The Marketing Budget Puzzle: Making All The Pieces Fit

By: Jen Roth, Partner at GrowthMode Marketing

It’s that time of year. The leaves are falling, football is in full swing, and… it’s budget planning season. Over the years, many clients have enlisted us to help them with the strategic planning and marketing budget process. We love this season! Strategic planning and budgeting is like a puzzle – one must collect all the pieces and put them together in a way that perfectly fits. And when that last piece slides into its proper place, it’s a magical thing.

The first two questions we typically hear are “How much should I be budgeting?” and “How much do other companies like mine budget?” The answer is it varies. However, here’s a guide post:

  • B2B companies on a rapid growth path should allocate 10 – 15 percent of the total forecasted annual revenue to the marketing budget.
  • B2B companies with high brand awareness and a mature market can plan for an investment that is as little as 2 percent of forecasted annual revenues.
  • Industries seeing rapid change – such as technology, professional services, wellness and health care – should plan to invest on the higher end of these ranges.

Once you’ve determined your overall spend, where do you go from here? At GrowthMode Marketing, we use the following protocol to help clients build marketing plans and budgets:

  • Understand your overarching business priorities
  • Develop a strategic marketing plan to support your business goals
  • Prioritize marketing spend and strategies
  • Plan a slush fund
  • Revise and revisit

Let’s take a deeper look.

1) Understand your overarching business priorities

Using our puzzle analogy, make sure you have all 5,000 pieces and that you know what the puzzle should look like when it’s complete. You must know what your organization’s key goals are. For example, if 75 percent of your sales will come from partnerships versus a direct channel, your brand awareness and lead generation strategies must account for this. If client retention is a major initiative, your marketing strategies and supporting budget allocation need to be dedicated to client loyalty programs. If specific verticals are your target and brand awareness is lacking, factor that into your equation. When you know what your top priorities are, the task at hand is much clearer.

2) Develop a strategic marketing plan to support your business goals

Next, construct the corners and the sides. Any good puzzle-builder knows that the frame must be built first. Based on your business objectives, craft your key marketing objectives. Also look at last year’s budgets, program metrics that indicate successes and failures, competitive information, and any emerging marketing trends you might want to pilot in your marketing mix. All of these inputs will help you get the framework in place.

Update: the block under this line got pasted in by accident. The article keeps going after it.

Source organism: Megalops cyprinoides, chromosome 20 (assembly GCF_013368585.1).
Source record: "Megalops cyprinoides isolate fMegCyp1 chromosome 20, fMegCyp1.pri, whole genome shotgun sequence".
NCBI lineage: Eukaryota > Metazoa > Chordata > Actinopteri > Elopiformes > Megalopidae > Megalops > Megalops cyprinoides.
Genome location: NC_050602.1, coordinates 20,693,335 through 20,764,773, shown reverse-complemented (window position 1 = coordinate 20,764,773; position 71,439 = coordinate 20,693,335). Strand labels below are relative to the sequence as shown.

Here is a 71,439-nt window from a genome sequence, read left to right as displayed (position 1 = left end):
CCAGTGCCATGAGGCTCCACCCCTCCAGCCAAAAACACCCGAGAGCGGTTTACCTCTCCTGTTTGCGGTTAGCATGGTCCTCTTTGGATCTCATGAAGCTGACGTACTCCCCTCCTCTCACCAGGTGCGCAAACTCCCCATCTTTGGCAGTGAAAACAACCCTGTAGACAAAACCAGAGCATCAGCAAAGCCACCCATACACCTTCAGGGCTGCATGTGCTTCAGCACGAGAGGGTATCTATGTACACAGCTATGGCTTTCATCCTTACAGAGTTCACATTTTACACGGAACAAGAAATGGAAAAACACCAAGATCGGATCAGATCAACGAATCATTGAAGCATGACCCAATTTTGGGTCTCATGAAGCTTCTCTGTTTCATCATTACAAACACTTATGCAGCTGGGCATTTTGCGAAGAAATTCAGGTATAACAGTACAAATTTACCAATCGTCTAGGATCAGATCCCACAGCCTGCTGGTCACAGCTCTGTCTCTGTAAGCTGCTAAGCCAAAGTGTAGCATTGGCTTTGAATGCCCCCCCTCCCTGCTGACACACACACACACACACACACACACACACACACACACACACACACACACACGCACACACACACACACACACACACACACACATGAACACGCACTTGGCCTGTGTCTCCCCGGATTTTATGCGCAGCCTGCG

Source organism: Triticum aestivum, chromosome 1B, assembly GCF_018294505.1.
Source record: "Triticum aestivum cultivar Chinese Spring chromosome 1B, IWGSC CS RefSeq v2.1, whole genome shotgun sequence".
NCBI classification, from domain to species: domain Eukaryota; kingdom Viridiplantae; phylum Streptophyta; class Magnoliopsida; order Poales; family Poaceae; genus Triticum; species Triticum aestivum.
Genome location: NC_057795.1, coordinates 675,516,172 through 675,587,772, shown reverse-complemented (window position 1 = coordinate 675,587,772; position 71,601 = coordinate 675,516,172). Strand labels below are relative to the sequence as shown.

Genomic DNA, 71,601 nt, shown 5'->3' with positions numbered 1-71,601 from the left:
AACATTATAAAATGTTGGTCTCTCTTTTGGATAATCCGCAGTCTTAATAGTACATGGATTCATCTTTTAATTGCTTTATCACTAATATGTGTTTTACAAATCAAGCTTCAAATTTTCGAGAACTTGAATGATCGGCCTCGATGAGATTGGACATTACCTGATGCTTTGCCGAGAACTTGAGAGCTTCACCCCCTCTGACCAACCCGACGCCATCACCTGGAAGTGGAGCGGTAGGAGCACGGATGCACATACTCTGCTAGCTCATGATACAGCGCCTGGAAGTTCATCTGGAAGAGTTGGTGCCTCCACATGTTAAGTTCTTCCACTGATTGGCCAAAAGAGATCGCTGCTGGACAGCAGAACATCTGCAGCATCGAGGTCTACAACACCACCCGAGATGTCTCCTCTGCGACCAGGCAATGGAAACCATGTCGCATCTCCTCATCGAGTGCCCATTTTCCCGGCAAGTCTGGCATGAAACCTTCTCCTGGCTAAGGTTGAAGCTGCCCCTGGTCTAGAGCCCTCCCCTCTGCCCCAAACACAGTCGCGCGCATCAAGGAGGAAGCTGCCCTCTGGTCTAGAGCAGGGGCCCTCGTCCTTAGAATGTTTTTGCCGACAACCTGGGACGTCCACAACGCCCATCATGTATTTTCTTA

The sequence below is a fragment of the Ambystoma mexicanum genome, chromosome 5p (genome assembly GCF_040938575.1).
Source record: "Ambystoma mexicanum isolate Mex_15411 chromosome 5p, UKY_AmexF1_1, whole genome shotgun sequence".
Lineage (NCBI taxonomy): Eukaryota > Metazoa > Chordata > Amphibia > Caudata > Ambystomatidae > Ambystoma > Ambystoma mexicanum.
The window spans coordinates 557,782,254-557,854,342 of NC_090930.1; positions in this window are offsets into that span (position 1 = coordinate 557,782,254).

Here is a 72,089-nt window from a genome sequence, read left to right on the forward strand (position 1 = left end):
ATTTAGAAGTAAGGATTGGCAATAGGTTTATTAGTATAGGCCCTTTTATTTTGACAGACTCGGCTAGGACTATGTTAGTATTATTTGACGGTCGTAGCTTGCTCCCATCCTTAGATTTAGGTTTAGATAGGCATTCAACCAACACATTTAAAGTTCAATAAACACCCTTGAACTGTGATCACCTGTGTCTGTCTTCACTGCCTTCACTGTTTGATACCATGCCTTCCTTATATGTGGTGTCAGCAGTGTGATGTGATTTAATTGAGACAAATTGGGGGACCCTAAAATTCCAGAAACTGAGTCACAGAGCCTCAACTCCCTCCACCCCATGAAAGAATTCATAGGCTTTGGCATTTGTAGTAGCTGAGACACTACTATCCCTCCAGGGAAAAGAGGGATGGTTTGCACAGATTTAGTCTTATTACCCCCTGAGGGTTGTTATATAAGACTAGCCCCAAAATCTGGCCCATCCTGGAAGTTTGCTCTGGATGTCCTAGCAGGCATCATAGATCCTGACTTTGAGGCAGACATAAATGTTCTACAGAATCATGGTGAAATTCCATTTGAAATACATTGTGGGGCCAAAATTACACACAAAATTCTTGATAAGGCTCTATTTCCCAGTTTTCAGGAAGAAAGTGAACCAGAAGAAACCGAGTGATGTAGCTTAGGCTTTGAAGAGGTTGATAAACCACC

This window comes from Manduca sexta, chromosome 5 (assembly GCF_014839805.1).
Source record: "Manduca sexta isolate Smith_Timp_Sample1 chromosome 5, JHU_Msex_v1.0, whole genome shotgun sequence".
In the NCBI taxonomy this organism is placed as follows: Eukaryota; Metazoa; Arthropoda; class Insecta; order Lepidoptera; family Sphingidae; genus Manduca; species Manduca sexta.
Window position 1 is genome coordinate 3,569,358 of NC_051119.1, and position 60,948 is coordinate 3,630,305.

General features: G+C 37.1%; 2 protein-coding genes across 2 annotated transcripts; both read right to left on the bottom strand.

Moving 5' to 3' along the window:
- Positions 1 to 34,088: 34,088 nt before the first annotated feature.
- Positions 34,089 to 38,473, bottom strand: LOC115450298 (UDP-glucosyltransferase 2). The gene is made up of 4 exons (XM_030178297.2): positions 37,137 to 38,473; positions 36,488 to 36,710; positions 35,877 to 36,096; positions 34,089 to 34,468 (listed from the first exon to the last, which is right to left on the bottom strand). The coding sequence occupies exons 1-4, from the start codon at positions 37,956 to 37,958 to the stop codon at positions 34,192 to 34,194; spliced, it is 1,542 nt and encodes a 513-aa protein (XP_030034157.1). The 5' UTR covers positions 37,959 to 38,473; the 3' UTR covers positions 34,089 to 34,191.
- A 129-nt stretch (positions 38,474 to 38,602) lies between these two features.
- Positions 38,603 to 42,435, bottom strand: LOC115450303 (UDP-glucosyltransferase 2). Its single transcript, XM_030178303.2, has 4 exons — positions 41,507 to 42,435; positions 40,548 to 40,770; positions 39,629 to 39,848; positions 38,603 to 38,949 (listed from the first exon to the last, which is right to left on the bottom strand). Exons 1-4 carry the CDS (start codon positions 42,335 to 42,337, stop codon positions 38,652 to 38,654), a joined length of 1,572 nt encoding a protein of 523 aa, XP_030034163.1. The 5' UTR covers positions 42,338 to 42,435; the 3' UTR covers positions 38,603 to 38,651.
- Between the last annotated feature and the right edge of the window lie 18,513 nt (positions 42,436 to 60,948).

3) Prioritize marketing spend and strategies

Once you’ve got a framework in place, go back to the picture on the box (your business objectives). Is it looking as it should? Do the majority of your puzzle pieces have a general home at this point? When you’ve finalized your objectives, you can layer in strategies, tactics and finally your supporting budget. Don’t forget the “little things,” like postage for direct mailings, printing and production of sales collateral, marketing automation fees, wire fees for press releases, travel to and from events, etcetera. Make sure you know what your department will be responsible for and try to account for everything.

You can organize your objectives, strategies and tactics in two ways.

1) Think about how your prospects, clients and stakeholders will experience your marketing programs and organize accordingly. Using this approach, your objectives will usually start with brand awareness and end with client loyalty and upsell or infrastructure investments/needs.

2) Organize by business priority. If the number one thing your marketing plan must support in the year ahead is revenue growth, make that your first objective and cascade to the least impactful objectives as the plan progresses.

We prefer the first approach because it feels more cohesive, but truly, both work.

4) Plan a slush fund

As a puzzle takes shape, there are always a handful of pieces that just don’t seem to go anywhere. But you know they have a place so you set them aside for later. We strongly encourage you to do this with your marketing budget. It allows you to be opportunistic – for example, you may uncover a new event that you want to add to your tradeshow schedule because it is perfect for your sales channel. Or there may be some breaking industry news that gives your organization a competitive advantage that you need to create marketing content around. Set some budget aside so you can leverage these opportunities and cover potential budget overages as the year progresses.

5) Revise and revisit

Are there still pieces left over that haven’t been placed in your puzzle? Now’s the time to step back, take a good hard look and see what isn’t quite right. You may love that annual tradeshow, but if it hasn’t generated any real leads in the last three years, it might have to go. Have you accounted for marketing infrastructure investments you will need to increase efficiencies and attain your goals? Do you need to plan for agency support to get all the work done? Before you let the ink dry, make sure your plan is realistic with the staff and the budget you have. The last thing you want is to present an amazing marketing plan that signs your team up for more than they can do, and eventually causes you to fail.

Good luck with your 2017 marketing planning and budgeting season. If you would like any assistance, contact us. We’d love to help. After all, it is our favorite season!

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